Theresa May's Risky General Election Plan
It is not uncommon for British prime ministers who take over in the middle of a parliamentary term to seek the personal mandate that comes with winning an election in their own right. By and large, the British public expect them to do so. When Gordon Brown flirted with calling an early poll after succeeding Tony Blair, only to balk at the very last moment, his political standing plummeted and never recovered. Accordingly, the prospect of an early general election has hovered over Westminster ever since Theresa May entered 10 Downing Street last summer. However, until this week, May had stuck to her pledge not to seek a fresh mandate, arguing that an election would inject unnecessary instability at a time when the UK is preparing for the ferociously complicated process of negotiating its exit from the European Union.
May’s announcement that she would “reluctantly” seek a general election on June 8 rests upon her desire to secure the political capital needed to see that negotiation process through to a conclusion. All three of the main opposition parties—Labour, the Liberal Democrats and the Scottish Nationalists—remain critical of the government’s approach. In addition, the slender Conservative majority of seventeen affords the Tories’ most ardent “Brexiteers” a latent veto over anything that smacks of compromise. May’s hope is that victory will silence her government’s critics and enable her to isolate the more extreme elements in her party.
However, none of these factors would likely have encouraged May to go to the country were it not for the prospect of a resounding electoral victory. Since the Brexit referendum, the political winds have turned decidedly in the Conservatives’ favor, reshaping the political landscape. United Kingdom Independence Party voters long fixated on the issue of European Union membership have returned to the Tory fold, delighted that the party has unequivocally embraced the result of last year’s referendum. By contrast, the Labour Party has sunk to historic lows, dragged down by the unpopularity of its leader, Jeremy Corbyn, and levels of party infighting not seen since the 1980s. Last year, Labour parliamentarians mounted a failed attempt to oust Corbyn, who was comfortably re-elected to his position by the party’s grass-roots membership. The electoral implications have been profound. In February, the Conservatives won the parliamentary constituency of Copeland, a seat in northern England that has been traditionally held by the Labour Party, making May’s government the first sitting government to pick up a seat in a by-election in thirty-five years. Also, this past weekend a YouGov poll showed the Tories at 46 percent and the Labour Party at 25 percent—a twenty-one-point difference.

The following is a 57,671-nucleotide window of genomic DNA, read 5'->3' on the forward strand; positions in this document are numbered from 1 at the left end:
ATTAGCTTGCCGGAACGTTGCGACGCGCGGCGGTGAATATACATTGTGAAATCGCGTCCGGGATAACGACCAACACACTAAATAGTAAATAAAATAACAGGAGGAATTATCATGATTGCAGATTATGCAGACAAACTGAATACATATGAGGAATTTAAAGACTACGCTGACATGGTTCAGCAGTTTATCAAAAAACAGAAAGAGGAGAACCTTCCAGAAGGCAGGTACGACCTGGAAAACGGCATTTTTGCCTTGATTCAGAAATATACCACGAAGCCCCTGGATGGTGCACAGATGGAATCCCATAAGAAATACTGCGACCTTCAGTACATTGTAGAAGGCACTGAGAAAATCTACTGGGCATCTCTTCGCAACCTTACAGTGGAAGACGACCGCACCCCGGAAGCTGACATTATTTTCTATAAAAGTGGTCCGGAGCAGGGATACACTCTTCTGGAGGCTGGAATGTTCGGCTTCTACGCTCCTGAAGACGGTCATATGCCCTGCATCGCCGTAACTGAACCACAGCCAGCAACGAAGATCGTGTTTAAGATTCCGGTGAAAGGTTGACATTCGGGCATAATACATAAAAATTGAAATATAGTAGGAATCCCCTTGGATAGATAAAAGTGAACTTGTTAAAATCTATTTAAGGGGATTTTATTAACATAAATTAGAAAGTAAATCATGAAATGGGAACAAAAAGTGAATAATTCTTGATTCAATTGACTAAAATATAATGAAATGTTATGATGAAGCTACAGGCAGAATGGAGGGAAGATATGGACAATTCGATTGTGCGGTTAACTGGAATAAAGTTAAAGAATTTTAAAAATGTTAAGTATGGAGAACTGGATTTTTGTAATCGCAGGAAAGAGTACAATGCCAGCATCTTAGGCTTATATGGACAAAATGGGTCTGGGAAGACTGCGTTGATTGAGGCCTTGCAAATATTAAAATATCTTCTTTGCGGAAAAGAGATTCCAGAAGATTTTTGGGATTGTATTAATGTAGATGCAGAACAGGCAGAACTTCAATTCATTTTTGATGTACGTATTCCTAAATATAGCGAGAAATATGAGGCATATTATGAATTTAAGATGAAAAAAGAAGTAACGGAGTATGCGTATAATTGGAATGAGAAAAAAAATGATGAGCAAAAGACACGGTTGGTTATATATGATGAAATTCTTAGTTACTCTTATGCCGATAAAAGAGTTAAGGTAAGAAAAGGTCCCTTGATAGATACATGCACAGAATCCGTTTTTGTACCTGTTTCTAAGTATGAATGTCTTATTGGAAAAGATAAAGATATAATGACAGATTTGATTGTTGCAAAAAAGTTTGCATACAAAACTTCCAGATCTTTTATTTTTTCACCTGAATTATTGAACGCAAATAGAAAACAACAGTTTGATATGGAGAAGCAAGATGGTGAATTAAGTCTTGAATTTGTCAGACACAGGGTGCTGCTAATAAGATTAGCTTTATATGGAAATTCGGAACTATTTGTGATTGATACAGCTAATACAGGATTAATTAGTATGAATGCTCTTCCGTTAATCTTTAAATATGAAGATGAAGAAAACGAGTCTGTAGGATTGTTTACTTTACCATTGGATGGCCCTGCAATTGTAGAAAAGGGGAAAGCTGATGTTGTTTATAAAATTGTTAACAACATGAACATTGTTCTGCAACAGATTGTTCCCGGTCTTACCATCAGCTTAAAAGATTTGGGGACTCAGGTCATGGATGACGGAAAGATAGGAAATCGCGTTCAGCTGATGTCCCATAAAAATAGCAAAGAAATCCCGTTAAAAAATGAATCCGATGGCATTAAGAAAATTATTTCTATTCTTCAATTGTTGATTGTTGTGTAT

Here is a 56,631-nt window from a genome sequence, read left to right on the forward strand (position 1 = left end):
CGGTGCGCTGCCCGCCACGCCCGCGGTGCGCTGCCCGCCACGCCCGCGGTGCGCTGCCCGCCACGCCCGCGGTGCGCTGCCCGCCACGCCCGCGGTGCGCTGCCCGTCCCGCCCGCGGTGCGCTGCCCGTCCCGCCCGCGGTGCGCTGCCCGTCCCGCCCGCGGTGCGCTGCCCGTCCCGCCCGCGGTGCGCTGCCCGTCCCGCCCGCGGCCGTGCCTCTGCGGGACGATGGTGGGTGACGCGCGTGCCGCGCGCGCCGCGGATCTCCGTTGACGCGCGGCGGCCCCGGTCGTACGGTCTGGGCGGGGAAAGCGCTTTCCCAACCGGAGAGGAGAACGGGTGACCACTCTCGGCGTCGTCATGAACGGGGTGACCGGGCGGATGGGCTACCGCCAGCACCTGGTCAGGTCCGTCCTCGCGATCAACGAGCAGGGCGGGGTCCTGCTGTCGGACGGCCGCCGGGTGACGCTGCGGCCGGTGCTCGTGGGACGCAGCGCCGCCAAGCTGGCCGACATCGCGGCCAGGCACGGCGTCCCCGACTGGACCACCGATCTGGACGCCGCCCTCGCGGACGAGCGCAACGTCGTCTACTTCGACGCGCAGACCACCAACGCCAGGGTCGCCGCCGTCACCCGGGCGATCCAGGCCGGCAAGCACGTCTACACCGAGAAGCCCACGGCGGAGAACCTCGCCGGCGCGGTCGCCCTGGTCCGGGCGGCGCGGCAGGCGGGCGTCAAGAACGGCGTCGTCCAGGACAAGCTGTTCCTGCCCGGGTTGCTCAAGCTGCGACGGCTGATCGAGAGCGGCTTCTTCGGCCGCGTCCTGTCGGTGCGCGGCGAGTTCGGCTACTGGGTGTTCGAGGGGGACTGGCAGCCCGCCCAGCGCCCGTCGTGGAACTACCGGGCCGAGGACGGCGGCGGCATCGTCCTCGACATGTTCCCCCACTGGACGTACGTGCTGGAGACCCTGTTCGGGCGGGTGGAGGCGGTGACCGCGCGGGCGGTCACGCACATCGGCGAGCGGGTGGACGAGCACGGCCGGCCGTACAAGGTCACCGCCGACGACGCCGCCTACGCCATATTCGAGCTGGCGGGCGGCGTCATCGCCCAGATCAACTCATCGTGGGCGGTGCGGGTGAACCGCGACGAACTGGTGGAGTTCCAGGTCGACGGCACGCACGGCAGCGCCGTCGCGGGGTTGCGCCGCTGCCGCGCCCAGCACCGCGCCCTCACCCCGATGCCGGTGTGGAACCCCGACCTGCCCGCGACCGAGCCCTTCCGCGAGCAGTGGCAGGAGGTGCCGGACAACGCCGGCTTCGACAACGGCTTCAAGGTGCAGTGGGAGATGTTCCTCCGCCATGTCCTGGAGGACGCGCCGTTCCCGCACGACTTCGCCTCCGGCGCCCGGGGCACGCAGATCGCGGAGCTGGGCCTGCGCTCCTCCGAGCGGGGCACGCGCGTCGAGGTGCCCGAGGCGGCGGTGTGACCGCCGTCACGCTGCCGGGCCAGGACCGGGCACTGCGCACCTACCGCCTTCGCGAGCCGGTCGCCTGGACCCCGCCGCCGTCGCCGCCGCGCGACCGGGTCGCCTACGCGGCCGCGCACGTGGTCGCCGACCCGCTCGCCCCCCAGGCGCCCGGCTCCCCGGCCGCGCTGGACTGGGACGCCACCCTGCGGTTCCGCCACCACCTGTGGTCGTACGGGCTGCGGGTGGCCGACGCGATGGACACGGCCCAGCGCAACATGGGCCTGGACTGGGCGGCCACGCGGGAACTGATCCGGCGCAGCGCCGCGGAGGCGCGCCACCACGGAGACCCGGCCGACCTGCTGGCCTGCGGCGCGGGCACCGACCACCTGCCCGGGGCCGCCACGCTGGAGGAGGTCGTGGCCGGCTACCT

Embracing an early poll is not a risk-free exercise. The UK remains polarized between the Leave and Remain camps that emerged during the EU referendum, and public sentiment is volatile. Large swathes of pro-European voters are unreconciled to the path the UK is on, and will see the election as their last chance to stop Brexit before it’s too late. If this sentiment galvanizes into a concerted and successful effort to deny the Conservatives an overall majority, then May’s decision to initiate an election of choice will come back to haunt her.
However, two early developments seem to vindicate May’s decision. The first is the lack of any resistance to an election at the present time. Within hours of her statement, all other major party leaders accepted the need for a poll, despite possessing the capacity to block it. Under “fixed-term Parliament” legislation introduced in 2010, a two-thirds House of Commons majority is required to trigger a general election. That’s something that the Conservatives alone do not possess.
Perhaps more importantly, no other party has exhibited the courage to make stopping Brexit the centerpiece of their campaign—even though it is the one thing that might shake up the campaign. The Labour Party will campaign on austerity, largely because its core voters are divided on the merits of leaving the EU. The Scottish National Party leadership knows that Scotland’s forced departure from the EU represents their best argument in favor of second independence referendum. The Liberal Democrats, humiliated at the polls in 2015, dare not risk public ire by seeking to overturn the result of the referendum, despite their own pro-EU sentiments. As a result, it is the Conservatives who enter the campaign with the most coherent narrative: Brexit is going to happen no matter who wins, so give us the mandate to implement it effectively. Unless the other parties can find a way to reframe the choice within the next seven weeks, their chances of dislodging the government will be weak.
Timothy Stafford is Research Director at the Henry Jackson Society, a London based think tank.